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Open AccessArticle

Fecal Microbiota Analysis in Patients Going through a Depressive Episode during Treatment in a Psychiatric Hospital Setting

1
Department of Psychiatry, Pomeranian Medical University in Szczecin, Broniewskiego 26, 71-460 Szczecin, Poland
2
Department of Clinical and Molecular Biochemistry, Pomeranian Medical University in Szczecin, Powstańców Wielkopolskich 72, 70-111 Szczecin, Poland
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Department of Biochemistry and Human Nutrition, Pomeranian Medical University in Szczecin, Broniewskiego 24, 71-460 Szczecin, Poland
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Department of Gastroenterology, Pomeranian Medical University in Szczecin, Unii Lubelskiej 1, 71-252 Szczecin, Poland
5
Department of Genetics, Wroclaw Medical University, Marcinkowskiego 1, 50-368 Wrocław, Poland
*
Author to whom correspondence should be addressed.
J. Clin. Med. 2019, 8(2), 164; https://doi.org/10.3390/jcm8020164
Received: 9 January 2019 / Revised: 26 January 2019 / Accepted: 29 January 2019 / Published: 1 February 2019
(This article belongs to the Section Gastroenterology & Hepato-Pancreato-Biliary Medicine)
Rationale: There is a worldwide prevalence of generalized anxiety and major depressive disorders (MDD). Gut–brain axis dysfunction, antibacterial activity, and modulatory effects of antidepressants toward intestinal bacteria have been shown both in vitro and in vivo. Objectives: In this study, we aimed to investigate the effects of hospital stay, including escitalopram administration, on gut microbiota in patients with depressive episodes. Methods: After admission to the hospital and 7-days washout from all medications the composition of fecal microbiota samples was evaluated at baseline (W0) and after 6 weeks (W6), using 16S rRNA sequencing. The study was conducted on 17 inpatients (52.9% females), who followed the same daily hospital routine, including a standard diet and received 5–20 mg daily doses of escitalopram. Results: At the end of treatment (W6), no change was observed in the Chao1 index. However, Shannon (median (Q1–Q3): W0 2.78 (2.67–3.02) vs. W6 3.11 (2.80–3.30)), and inverse Simpson (median (Q1–Q3): W0 9.26 (7.26–13.76) vs. W6 12.13 (9.17–15.73)) indices increased significantly compared to baseline values (False Discovery Rate p (q) = 0.031 and q = 0.011, respectively). We also found that between-subject W0 Bray–Curtis dissimilarities were significantly higher than W0–W6 within-subject dissimilarities (median (Q1–Q3): 0.68 (0.56–0.77) vs. 0.38 (0.35–0.52), two sided Mann–Whitney test p < 0.00001. The within-subject dissimilarities did not depend on sex, age, BMI, illness duration and a daily dose of escitalopram. No significant differences between taxa levels, at the studied time points, were observed when adjusted for multiple hypotheses testing procedures. Conclusions: We conclude that a six-week treatment in a psychiatric hospital setting resulted in increased alpha biodiversity in fecal microbiota, however its causal relationship with patients’ mental health was not proved. We have also found that individual microbiome stability was not affected by hospitalization. View Full-Text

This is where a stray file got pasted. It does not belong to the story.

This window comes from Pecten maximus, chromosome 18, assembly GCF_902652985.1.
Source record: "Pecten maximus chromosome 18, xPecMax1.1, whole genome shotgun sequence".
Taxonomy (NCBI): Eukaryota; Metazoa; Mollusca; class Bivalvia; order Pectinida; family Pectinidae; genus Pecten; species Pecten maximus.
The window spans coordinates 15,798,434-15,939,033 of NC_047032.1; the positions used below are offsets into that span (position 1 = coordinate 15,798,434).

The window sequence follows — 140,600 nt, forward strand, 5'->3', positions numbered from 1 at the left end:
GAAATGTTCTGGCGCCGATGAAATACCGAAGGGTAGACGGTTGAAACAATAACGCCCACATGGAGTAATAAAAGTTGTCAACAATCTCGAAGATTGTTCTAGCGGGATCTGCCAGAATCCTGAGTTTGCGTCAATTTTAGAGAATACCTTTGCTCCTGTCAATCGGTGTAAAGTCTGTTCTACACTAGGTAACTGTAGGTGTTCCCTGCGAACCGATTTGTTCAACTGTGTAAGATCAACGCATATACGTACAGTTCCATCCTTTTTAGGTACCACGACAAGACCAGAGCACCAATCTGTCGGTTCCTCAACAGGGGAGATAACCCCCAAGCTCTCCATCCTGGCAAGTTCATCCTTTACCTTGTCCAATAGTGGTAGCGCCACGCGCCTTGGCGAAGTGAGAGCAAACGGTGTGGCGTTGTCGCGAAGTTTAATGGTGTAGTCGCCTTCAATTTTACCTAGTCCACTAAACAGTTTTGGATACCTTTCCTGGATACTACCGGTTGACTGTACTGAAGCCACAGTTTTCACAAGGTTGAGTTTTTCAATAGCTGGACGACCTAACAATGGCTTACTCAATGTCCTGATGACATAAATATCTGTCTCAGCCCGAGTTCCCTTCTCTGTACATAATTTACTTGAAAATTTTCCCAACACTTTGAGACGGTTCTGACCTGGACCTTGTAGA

Keywords: microbiota; hospital stay; escitalopram; depression microbiota; hospital stay; escitalopram; depression
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Liśkiewicz, P.; Pełka-Wysiecka, J.; Kaczmarczyk, M.; Łoniewski, I.; Wroński, M.; Bąba-Kubiś, A.; Skonieczna-Żydecka, K.; Marlicz, W.; Misiak, B.; Samochowiec, J. Fecal Microbiota Analysis in Patients Going through a Depressive Episode during Treatment in a Psychiatric Hospital Setting. J. Clin. Med. 2019, 8, 164.

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